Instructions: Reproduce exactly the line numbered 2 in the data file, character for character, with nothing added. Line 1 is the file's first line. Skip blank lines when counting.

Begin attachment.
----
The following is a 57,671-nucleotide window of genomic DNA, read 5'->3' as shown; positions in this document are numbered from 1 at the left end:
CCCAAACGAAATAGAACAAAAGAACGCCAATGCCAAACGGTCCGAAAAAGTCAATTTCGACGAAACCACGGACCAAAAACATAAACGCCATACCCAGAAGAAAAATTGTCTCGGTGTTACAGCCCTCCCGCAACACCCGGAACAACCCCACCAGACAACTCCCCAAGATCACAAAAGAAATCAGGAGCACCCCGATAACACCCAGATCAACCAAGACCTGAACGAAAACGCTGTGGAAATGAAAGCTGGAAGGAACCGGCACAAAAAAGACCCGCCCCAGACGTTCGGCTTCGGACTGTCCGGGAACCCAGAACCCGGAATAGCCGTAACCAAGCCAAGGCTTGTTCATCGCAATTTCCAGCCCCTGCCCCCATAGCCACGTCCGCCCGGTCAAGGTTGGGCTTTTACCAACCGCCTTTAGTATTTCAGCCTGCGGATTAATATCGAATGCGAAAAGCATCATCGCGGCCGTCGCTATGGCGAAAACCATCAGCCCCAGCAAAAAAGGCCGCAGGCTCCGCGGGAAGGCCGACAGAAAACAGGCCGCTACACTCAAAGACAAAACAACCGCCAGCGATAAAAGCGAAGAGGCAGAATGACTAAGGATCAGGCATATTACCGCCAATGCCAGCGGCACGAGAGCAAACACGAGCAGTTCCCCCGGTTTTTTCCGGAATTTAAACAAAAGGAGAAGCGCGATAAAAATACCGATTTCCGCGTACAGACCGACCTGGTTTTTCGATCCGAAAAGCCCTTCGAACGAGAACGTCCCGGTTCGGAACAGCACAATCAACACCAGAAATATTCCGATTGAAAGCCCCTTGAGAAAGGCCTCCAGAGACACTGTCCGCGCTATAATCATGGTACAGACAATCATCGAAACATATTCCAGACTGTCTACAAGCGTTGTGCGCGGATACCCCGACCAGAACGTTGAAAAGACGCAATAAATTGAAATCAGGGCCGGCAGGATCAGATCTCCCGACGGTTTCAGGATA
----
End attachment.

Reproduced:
CCCAAACGAAATAGAACAAAAGAACGCCAATGCCAAACGGTCCGAAAAAGTCAATTTCGACGAAACCACGGACCAAAAACATAAACGCCATACCCAGAAGAAAAATTGTCTCGGTGTTACAGCCCTCCCGCAACACCCGGAACAACCCCACCAGACAACTCCCCAAGATCACAAAAGAAATCAGGAGCACCCCGATAACACCCAGATCAACCAAGACCTGAACGAAAACGCTGTGGAAATGAAAGCTGGAAGGAACCGGCACAAAAAAGACCCGCCCCAGACGTTCGGCTTCGGACTGTCCGGGAACCCAGAACCCGGAATAGCCGTAACCAAGCCAAGGCTTGTTCATCGCAATTTCCAGCCCCTGCCCCCATAGCCACGTCCGCCCGGTCAAGGTTGGGCTTTTACCAACCGCCTTTAGTATTTCAGCCTGCGGATTAATATCGAATGCGAAAAGCATCATCGCGGCCGTCGCTATGGCGAAAACCATCAGCCCCAGCAAAAAAGGCCGCAGGCTCCGCGGGAAGGCCGACAGAAAACAGGCCGCTACACTCAAAGACAAAACAACCGCCAGCGATAAAAGCGAAGAGGCAGAATGACTAAGGATCAGGCATATTACCGCCAATGCCAGCGGCACGAGAGCAAACACGAGCAGTTCCCCCGGTTTTTTCCGGAATTTAAACAAAAGGAGAAGCGCGATAAAAATACCGATTTCCGCGTACAGACCGACCTGGTTTTTCGATCCGAAAAGCCCTTCGAACGAGAACGTCCCGGTTCGGAACAGCACAATCAACACCAGAAATATTCCGATTGAAAGCCCCTTGAGAAAGGCCTCCAGAGACACTGTCCGCGCTATAATCATGGTACAGACAATCATCGAAACATATTCCAGACTGTCTACAAGCGTTGTGCGCGGATACCCCGACCAGAACGTTGAAAAGACGCAATAAATTGAAATCAGGGCCGGCAGGATCAGATCTCCCGACGGTTTCAGGATA